After days went by and no drugs were delivered to his ship, Blackbeard threatened to have Wragg killed and then ransack Charleston. He ordered his small flotilla to sail for the undefended city. Men quickly took up muskets to ward off the pirates while women and children desperately sought out hiding places. In the end, a chest containing £300- 400's worth of medicine was sent out to the Queen Anne's Revenge. Satisfied, Blackbeard stripped the Crowley's passengers of most of their clothes and had them put ashore where they were forced to walk through the woods back to Charleston.

Miraculously, little four year-old William Wragg survived his imprisonment and the long walk to Charleston. Unabashed by his encounter with Blackbeard, he once again boarded a sailing ship a few years later, this time to receive an English education. He attended Westminster School, Middle Temple and then Oxford University. (Did he persuade any of his school mates that he had actually been held hostage by the pirate Blackbeard?)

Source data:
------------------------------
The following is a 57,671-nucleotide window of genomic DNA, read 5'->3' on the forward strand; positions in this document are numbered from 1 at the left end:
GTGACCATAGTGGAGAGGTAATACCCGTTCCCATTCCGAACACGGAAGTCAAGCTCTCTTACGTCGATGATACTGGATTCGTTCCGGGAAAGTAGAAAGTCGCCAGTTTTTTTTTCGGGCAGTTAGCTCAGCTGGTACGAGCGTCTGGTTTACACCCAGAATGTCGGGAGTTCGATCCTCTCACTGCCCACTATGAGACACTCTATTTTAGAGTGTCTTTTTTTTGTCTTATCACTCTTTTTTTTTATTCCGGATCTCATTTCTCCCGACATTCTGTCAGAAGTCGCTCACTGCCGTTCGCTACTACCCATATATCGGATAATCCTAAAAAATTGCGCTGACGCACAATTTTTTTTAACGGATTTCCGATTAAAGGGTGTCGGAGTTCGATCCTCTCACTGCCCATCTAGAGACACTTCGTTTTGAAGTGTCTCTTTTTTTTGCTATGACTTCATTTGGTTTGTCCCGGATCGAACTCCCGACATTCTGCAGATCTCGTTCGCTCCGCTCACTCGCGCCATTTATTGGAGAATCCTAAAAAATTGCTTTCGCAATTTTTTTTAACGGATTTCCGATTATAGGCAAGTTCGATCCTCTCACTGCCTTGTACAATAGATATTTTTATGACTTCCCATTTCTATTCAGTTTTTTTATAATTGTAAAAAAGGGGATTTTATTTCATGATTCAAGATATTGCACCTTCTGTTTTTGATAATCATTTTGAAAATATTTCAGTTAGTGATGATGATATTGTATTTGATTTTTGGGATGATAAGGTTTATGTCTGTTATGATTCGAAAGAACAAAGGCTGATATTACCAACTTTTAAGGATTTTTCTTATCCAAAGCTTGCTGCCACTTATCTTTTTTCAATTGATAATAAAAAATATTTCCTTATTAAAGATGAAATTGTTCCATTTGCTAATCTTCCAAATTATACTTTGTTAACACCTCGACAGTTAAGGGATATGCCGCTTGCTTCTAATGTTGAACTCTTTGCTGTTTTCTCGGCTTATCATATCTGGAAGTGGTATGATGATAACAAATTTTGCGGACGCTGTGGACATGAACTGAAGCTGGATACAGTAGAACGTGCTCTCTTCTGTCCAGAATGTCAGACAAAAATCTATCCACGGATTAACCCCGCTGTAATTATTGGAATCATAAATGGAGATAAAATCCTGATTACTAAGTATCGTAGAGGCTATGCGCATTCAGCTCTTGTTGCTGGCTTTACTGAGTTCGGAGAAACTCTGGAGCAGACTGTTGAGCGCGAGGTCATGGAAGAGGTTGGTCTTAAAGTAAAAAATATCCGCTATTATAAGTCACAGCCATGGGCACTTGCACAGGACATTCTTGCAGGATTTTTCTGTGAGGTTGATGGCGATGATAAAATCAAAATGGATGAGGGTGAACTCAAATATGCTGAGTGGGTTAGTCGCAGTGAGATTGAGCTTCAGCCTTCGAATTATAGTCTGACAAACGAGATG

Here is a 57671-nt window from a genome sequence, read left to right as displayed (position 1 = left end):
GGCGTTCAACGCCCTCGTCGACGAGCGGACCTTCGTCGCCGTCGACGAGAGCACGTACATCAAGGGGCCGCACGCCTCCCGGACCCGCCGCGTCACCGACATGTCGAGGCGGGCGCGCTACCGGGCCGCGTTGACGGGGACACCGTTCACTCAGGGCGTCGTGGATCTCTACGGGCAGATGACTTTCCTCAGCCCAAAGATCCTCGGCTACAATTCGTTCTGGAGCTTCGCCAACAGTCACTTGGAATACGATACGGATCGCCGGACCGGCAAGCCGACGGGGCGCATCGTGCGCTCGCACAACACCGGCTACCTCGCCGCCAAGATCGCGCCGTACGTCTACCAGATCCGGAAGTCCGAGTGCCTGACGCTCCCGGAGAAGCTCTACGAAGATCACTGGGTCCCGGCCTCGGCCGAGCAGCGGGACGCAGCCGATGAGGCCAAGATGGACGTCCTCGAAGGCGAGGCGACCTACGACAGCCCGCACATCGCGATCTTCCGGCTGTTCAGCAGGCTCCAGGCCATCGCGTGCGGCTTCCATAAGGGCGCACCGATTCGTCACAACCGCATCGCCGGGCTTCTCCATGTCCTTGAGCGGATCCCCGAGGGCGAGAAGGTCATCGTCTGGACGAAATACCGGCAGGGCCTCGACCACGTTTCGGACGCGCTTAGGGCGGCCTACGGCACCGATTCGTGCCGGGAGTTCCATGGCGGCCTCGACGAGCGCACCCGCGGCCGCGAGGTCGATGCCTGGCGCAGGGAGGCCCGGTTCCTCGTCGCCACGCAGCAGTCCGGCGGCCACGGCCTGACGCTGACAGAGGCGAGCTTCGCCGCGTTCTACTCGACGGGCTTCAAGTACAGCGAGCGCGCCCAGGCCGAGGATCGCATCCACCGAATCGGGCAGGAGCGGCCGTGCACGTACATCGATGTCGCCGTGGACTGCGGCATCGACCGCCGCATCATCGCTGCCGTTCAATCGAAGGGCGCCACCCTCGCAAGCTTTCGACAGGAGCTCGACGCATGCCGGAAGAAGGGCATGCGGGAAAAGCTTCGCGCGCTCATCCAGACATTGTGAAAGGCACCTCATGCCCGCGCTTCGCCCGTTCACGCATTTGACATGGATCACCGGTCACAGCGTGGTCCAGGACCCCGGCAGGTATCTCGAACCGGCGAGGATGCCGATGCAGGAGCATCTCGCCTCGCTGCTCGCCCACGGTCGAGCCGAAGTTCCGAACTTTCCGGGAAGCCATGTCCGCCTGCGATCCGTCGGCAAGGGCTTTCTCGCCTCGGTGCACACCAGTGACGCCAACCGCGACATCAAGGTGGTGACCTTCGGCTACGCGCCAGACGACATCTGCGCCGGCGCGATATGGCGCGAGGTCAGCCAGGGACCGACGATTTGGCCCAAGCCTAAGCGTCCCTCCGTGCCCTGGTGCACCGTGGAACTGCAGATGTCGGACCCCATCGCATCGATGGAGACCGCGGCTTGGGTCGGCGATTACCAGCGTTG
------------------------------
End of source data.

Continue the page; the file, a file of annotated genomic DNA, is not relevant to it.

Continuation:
After a short time in the legal profession, Wragg returned to South Carolina. He married Mary Wood, and the couple had two daughters. The speaker of South Carolina's House of Assembly, John Matthews, made Miss Mary Wragg his wife in 1766; Judith Wragg would marry an English soldier in the Prince of Wales Regiment in 1781. At the death of his father in 1750, Wragg became one of the wealthiest men in South Carolina and the lord of the family's massive estate.